Dr Molly de Lemos is a former President of Learning Difficulties Australia (LDA), an organization dedicated to assisting students with learning difficulties through effective teaching practices based on scientific research. Her initial training was in psychology, and her post graduate research was in the area of conceptual development, using Piagetian tasks to examine conceptual development in children from different cultural groups (Zulu children in South Africa and Aboriginal children in Australia). (more…)
Anne Glennie is a literacy consultant and trainer, author of Reflective Reading and Phonics Forever, and owner of The Learning Zoo. To date, she has trained over 7000 teachers across 600 schools and counting, in all aspects of literacy and assessment in Scotland. A classroom teacher first and foremost, Anne provides training that delegates describe as 'fun', 'thought-provoking' and 'inspirational' – with an emphasis on the practicalities of teaching and learning in a primary classroom. (more…)
Susan’s introduction to evidence-informed reading instruction and synthetic phonics came through reading Diane McGuinness’s book Why Children Can’t Read and Bonnie Macmillan’s book Why Schoolchildren Can’t Read. These two books first opened her eyes to the real reason why huge numbers of English-speaking children were failing to learn to read and write and why so many were being labelled as ‘dyslexic’. (more…)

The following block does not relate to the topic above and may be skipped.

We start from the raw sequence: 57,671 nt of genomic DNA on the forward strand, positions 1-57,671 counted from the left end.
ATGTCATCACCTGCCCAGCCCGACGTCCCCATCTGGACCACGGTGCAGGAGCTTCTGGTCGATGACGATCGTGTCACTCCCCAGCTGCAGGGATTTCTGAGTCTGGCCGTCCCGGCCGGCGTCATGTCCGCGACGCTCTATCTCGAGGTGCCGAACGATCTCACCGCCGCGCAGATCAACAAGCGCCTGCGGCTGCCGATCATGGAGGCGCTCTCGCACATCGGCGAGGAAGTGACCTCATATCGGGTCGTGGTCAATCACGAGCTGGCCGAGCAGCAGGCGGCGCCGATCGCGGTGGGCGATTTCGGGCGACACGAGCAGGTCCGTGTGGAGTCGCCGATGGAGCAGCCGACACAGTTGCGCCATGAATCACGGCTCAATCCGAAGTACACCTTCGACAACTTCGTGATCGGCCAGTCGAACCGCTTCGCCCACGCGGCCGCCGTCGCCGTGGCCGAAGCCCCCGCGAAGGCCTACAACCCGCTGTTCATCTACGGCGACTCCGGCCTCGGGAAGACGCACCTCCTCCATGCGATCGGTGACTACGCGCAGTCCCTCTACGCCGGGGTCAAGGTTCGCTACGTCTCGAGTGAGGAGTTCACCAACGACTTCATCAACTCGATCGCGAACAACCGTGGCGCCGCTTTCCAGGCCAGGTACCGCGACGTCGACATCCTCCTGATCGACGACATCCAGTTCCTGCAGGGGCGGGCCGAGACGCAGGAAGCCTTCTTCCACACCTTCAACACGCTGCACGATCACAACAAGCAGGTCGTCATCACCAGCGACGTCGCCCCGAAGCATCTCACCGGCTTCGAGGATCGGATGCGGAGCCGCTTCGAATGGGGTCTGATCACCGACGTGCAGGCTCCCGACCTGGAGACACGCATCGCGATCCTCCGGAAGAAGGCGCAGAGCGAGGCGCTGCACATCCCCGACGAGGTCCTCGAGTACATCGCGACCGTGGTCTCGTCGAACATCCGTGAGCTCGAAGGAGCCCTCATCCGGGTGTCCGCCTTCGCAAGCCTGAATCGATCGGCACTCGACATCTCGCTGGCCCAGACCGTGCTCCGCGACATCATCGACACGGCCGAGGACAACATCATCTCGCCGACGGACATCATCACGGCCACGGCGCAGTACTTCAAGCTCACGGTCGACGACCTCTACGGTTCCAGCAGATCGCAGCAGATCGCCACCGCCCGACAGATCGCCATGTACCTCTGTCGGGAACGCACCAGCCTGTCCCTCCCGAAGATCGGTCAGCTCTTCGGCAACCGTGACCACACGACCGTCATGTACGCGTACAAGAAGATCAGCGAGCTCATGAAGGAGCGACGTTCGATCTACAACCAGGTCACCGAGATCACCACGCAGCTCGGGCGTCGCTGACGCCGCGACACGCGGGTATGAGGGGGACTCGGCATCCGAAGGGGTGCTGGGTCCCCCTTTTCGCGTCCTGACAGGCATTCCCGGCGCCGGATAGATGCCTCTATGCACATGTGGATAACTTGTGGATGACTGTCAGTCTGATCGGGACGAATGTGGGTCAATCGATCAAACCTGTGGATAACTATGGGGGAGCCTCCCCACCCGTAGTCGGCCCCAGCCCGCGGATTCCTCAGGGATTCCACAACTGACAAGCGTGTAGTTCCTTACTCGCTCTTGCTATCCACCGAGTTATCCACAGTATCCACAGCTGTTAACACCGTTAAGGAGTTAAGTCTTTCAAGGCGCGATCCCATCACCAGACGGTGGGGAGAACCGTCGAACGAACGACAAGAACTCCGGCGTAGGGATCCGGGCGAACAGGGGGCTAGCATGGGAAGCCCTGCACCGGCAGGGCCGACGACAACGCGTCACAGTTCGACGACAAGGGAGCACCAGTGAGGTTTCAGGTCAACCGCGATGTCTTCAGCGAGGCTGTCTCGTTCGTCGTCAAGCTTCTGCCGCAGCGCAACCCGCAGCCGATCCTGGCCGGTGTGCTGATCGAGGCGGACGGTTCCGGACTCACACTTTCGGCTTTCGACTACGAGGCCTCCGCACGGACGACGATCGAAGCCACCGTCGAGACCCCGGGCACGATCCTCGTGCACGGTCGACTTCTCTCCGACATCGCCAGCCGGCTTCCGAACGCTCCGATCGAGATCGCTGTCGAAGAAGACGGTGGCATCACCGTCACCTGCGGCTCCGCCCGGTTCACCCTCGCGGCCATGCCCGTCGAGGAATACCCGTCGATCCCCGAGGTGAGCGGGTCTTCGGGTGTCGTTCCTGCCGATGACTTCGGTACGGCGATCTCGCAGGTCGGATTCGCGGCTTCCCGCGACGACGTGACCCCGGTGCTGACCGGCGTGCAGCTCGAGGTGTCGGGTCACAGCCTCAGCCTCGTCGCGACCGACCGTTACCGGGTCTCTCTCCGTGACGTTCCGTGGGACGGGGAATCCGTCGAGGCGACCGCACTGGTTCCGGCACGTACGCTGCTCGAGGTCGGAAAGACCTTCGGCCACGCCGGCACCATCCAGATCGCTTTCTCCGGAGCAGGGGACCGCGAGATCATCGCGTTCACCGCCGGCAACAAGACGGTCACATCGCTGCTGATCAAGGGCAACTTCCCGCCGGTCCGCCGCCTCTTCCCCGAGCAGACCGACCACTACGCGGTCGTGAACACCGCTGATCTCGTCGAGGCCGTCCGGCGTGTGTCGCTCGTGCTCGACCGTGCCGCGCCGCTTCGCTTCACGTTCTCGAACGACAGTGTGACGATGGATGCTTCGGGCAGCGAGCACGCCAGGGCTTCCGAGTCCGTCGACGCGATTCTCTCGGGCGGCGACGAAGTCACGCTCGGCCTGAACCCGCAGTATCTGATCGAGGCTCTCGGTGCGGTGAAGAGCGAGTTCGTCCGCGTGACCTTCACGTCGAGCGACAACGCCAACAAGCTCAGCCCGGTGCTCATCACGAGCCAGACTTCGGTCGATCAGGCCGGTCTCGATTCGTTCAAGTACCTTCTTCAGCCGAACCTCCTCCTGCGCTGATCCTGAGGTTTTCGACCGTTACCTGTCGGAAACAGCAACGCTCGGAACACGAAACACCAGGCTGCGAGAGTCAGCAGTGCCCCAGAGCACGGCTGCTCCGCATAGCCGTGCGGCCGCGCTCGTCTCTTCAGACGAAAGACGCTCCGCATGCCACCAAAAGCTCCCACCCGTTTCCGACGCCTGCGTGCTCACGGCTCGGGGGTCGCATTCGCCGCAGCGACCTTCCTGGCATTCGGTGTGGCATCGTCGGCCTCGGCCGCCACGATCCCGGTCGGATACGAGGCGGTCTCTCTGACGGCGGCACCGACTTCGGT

A former teacher, special needs teacher and headteacher, Debbie has campaigned extensively over many years to achieve national, research-informed, systematic synthetic phonics teaching in primary schools. As a representative of the UK Reading Reform Foundation (former editor of the RRF newsletter, founder of the RRF website and Honorary Committee Member), she advised the British Government for the parliamentary inquiry ‘Teaching Children to Read’ (March 2005) and she helped to inform Sir Jim Rose’s ‘Independent review of the teaching of early reading’ (Final Report, Jim Rose, March 2006). (more…)
"When my son started school, I was excited to see how different his classroom was to anything I had experienced in my childhood. There were no assigned seats, and the children could move around at will in a room full of beanbags, books and toys. At the end of the first year, I told my son’s teacher that I thought there was a problem with his learning but she assured me he was making good progress. (more…)